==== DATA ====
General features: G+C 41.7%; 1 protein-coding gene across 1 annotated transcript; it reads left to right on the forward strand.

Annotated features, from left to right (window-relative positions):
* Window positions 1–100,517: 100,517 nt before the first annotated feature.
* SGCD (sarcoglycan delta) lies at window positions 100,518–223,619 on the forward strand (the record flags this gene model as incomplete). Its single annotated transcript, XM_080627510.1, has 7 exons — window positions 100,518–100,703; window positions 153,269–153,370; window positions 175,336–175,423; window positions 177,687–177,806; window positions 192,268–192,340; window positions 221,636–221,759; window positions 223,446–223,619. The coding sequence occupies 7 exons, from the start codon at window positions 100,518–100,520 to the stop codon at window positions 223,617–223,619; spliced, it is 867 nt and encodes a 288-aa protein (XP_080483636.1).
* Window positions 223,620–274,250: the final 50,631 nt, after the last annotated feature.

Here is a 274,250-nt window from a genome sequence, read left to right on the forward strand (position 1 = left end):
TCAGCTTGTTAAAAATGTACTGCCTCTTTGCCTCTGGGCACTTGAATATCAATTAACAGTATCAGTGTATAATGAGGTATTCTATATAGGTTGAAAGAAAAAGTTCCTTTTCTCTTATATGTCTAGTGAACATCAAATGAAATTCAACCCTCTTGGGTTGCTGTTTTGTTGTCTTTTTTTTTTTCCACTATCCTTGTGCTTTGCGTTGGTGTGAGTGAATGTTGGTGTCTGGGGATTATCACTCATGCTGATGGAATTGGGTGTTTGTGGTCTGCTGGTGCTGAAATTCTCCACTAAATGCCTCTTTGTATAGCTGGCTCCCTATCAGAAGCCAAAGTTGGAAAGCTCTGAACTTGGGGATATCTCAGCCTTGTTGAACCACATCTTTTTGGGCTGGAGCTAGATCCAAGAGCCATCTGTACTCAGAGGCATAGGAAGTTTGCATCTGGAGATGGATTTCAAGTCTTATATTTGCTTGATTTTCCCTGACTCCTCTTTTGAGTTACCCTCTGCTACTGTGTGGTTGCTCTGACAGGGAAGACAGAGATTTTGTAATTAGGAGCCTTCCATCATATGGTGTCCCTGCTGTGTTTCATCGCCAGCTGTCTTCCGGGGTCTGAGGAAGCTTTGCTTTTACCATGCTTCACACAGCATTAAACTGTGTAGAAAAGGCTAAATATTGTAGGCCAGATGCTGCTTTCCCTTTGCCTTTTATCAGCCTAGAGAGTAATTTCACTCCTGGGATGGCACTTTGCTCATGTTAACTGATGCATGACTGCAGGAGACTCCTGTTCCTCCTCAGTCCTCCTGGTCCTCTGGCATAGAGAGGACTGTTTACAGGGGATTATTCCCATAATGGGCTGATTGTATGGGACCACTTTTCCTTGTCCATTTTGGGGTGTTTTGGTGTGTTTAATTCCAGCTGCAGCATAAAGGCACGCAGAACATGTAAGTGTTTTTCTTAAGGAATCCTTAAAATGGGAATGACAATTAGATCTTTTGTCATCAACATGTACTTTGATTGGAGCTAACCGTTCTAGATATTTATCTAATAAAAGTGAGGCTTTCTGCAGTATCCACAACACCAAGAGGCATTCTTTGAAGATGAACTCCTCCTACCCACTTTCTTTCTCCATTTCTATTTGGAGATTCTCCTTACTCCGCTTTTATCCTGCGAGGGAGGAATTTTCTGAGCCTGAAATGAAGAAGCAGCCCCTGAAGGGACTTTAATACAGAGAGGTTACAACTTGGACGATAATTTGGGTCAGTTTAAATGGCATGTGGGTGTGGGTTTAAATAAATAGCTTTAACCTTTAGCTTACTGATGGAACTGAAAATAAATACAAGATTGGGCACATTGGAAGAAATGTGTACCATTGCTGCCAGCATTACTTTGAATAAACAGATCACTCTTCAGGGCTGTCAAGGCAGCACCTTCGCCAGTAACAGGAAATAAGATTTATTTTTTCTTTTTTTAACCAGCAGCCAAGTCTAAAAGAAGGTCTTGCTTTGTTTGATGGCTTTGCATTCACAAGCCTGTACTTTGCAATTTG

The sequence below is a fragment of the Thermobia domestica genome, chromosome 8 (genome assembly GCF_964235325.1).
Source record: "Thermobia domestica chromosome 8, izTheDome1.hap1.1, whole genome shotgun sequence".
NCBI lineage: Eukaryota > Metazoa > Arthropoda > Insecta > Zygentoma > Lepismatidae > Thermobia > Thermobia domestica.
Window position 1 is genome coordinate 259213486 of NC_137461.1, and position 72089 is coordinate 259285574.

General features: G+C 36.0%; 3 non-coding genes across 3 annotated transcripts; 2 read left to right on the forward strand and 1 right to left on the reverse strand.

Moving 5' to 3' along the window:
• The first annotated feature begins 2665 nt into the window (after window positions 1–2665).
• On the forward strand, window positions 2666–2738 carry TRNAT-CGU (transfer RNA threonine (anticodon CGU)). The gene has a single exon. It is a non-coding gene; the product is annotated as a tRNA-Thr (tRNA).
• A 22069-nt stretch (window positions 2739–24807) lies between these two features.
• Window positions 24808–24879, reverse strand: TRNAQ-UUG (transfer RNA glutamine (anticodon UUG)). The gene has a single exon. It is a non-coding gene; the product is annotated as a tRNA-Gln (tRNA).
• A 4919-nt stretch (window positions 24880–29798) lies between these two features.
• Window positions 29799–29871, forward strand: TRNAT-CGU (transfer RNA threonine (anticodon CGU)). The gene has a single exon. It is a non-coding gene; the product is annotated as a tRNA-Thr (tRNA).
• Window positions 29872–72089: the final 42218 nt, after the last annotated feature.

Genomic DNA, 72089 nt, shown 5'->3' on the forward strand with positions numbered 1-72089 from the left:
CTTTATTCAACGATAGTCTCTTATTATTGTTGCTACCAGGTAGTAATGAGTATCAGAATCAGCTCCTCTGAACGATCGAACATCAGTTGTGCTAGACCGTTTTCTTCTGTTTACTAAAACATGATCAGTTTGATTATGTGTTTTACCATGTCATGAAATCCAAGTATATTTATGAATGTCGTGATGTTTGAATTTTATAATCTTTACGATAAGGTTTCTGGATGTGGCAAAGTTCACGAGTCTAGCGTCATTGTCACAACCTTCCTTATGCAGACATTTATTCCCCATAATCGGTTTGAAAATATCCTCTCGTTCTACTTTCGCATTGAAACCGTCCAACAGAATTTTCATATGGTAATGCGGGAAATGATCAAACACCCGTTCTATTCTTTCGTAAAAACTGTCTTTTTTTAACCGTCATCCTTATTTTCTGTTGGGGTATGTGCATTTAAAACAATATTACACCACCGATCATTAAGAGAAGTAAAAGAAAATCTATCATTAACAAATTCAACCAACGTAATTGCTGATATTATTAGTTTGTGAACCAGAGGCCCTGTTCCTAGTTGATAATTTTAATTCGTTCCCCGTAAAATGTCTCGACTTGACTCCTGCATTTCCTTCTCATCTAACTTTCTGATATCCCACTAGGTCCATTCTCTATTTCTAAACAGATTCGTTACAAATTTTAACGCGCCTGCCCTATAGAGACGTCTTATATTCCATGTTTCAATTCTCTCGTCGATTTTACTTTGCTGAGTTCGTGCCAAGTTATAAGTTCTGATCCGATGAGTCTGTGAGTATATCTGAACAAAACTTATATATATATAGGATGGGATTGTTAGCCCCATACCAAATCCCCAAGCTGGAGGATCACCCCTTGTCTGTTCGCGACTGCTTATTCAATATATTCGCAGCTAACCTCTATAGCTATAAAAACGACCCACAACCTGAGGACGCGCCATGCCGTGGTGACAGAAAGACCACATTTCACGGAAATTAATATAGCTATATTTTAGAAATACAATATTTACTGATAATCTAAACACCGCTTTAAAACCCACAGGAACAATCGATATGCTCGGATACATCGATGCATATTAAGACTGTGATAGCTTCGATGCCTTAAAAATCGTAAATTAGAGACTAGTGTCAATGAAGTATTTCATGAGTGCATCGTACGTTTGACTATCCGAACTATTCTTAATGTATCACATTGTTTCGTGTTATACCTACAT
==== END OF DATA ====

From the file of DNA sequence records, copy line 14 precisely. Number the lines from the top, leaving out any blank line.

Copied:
• The first annotated feature begins 2665 nt into the window (after window positions 1–2665).